This Pharmaceutical Marketing Society article is based on a recent discussion between three members of the Digital Interest Group:

  • Debbie Young, Multichannel Strategy and Customer Insights Director, Otsuka
  • Samuel Pygall, IT Regional Lead Europe and Canada, MSD
  • Chris Bartley, Client Strategy Director, Lucid Group.

If you are interested in taking part in future discussions, you can find details about how to join the PM Society at the end of this article.


Q1: What is an ‘omnichannel rep’ – isn’t it just a fancy way of saying reps who use email and video calls as well as visiting HCPs in person?

Sam: “[Laughing], That’s a wonderfully simple way to view it. However, while those are the main technologies there is process and training needed around email permissions, pre-approved email content, and CRM use before you even get to best practices around making the customer experience feel as seamless as possible.

Debbie: “One of the other important aspects in delivering omnichannel, as opposed to multichannel, is ensuring the field sees the value of the technology to them and their customers. If CRM systems are seen as field tracking tools adoption is slow and use can be sub-optimal. If, however, the field sees video calls and emails helping them reach senior doctors who are now working more remotely themselves everyone benefits.

The same goes for data collection and informing interactions with customers. If you can demonstrate the touch points customers are having with web content, emails, and webinars can help the field have more, more valuable conversations they will embrace omnichannel.”

Sam: “I think that’s exactly right. One of the big opportunities for teams implementing and optimising omnichannel approaches is to consult and include the field more in the goal-setting and planning phases of content and platforms. If they see the focus is clearly on supporting them in achieving their goals, then success is much more likely.


Q2: Why doesn’t anyone in agencies or pharma companies want to measure anything meaningful?

Debbie: “[Smiling] We always need to start with why the industry has introduced new systems and technologies over the last 15 years. We’ve invested heavily to deliver insights that improve the experiences customers have when they engage with us as an industry.

With that in mind, I don’t see the challenge as a lack of desire to use data to deliver customer engagement excellence. I see the challenge more being one of aligning objectives across medical, commercial, omnichannel, leadership, and 3rd parties like agencies. Take agencies, they often have measures they like to push. These might be great in isolation but if they don’t align with other objectives or measures across our business, they soon lose their actionability.”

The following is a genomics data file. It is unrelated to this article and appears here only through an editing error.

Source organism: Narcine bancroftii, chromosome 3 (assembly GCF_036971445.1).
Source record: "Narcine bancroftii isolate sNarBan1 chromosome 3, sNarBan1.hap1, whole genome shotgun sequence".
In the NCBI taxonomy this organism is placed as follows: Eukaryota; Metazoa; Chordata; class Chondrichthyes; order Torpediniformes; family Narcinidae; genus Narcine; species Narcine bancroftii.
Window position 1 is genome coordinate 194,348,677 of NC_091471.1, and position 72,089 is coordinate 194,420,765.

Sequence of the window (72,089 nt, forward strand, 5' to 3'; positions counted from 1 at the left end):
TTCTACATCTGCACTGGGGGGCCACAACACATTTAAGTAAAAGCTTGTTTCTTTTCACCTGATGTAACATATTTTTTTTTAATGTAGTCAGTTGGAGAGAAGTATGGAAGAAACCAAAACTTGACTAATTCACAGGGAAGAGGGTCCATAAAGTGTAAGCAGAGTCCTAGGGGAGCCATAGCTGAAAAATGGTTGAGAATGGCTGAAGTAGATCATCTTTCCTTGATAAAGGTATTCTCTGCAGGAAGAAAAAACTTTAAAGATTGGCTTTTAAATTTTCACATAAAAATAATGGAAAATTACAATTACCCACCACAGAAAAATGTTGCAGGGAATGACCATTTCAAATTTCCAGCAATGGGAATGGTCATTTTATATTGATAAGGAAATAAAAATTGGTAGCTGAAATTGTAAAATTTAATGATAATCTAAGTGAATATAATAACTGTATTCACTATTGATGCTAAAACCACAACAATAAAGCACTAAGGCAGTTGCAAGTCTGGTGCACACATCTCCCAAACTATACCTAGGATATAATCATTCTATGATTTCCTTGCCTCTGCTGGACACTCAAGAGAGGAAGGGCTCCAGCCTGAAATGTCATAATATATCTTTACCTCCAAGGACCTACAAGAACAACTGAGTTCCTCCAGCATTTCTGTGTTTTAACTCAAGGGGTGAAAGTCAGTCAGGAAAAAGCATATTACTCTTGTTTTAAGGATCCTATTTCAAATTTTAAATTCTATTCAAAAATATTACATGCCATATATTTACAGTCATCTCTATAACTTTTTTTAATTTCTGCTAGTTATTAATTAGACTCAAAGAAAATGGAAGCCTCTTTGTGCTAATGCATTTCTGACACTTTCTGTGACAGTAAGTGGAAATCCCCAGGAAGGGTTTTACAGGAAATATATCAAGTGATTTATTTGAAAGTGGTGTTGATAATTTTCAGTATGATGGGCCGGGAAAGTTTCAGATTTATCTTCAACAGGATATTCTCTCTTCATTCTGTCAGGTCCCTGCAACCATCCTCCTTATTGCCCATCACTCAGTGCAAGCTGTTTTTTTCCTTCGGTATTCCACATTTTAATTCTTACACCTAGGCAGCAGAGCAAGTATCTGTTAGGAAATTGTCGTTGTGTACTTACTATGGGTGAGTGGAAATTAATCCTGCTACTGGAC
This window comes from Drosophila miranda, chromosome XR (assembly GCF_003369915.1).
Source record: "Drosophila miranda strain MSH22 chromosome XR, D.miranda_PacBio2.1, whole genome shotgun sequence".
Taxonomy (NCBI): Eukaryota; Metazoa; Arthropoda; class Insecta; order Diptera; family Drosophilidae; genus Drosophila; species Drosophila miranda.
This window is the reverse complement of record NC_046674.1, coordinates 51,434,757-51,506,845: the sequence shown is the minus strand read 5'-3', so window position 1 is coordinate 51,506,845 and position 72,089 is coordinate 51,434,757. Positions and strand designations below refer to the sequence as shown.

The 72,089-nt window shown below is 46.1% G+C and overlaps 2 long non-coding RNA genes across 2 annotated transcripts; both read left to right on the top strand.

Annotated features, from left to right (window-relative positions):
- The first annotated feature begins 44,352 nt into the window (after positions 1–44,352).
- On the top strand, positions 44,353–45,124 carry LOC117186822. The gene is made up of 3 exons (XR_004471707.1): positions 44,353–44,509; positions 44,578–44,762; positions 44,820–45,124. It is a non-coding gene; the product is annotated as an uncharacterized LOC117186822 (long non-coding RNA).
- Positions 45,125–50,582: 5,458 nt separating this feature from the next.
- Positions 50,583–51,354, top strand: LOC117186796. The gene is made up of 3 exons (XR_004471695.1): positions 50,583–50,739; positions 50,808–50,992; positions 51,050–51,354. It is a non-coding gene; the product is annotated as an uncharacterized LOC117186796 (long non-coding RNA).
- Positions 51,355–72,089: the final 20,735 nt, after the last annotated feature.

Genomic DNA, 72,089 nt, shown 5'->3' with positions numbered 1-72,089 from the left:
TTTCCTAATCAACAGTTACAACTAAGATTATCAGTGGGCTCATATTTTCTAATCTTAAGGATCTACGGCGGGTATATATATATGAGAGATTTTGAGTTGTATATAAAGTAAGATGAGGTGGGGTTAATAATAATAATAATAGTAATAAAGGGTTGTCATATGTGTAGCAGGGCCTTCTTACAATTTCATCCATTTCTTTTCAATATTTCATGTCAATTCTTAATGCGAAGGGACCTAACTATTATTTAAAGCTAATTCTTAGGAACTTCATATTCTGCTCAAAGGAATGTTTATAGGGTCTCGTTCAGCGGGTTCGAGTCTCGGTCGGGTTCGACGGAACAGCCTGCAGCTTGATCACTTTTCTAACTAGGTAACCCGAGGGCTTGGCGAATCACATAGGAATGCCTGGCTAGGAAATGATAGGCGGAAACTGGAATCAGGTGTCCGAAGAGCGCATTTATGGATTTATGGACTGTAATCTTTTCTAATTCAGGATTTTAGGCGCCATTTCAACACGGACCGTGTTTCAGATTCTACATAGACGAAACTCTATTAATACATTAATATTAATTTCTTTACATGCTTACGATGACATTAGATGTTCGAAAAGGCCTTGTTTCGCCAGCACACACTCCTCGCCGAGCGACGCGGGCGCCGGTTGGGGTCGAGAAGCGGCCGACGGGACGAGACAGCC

Sam: “I agree about the need for alignment on objectives and their measurement. Several companies are shifting to setting key measures up above country and above function. That creates a level of transparency that ensures the actions being taken, and the tactics being invested in, are focused on moving the right numbers.

This sort of approach can really drive alignment through the organisation with field, marketing, medical and omnichannel teams all seeing what their contribution is adding to a brand’s success.”

Q3: What frustrates you most about the discussion of ‘omnichannel’ in the industry?

Sam: “I think it’s more you who gets frustrated with it than us. However, there is a lot of noise out there generally and often it’s understandably focused on cutting-edge solutions. That’s fine but I suspect many companies have unsexy but critical issues such as first-party data management, and how everyone understands the word ‘omnichannel’ vs ‘multichannel’, that they need to resolve before implementing Next Best Actions or other AI-driven tools.

I suspect it’s a bit niche but expert content on GDPR, privacy policies, and terms and conditions of use delivered in the context of pharma customer journeys would be more helpful than another general talk on right customer, right time, right channel.

Debbie: “For me, the conversation is often conducted in a siloed way which in turn can amplify siloed thinking when teams introduce new tactics or technologies. There are lots of great people out there with great ideas and great products – seeing more of those ideas is part of why I joined the Pharmaceutical Marketing Society – however, omnichannel relies on connection to be effective. I think the onus is on all of us to think more about how everything we do, or advocate for, connects to enhance the experience HCPs and patients have of life science companies.


Author: Chris Bartley, Client Strategy Director, Lucid Group

Contributors: Samuel Pygall, Regional IT Lead Core Europe & Canada at MSD and Debbie Young, Multichannel Strategy and Customer Insights Director, Otsuka

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  • Support organisations and people in healthcare
  • Recognise excellence and promote best practice
  • Provide education and development.

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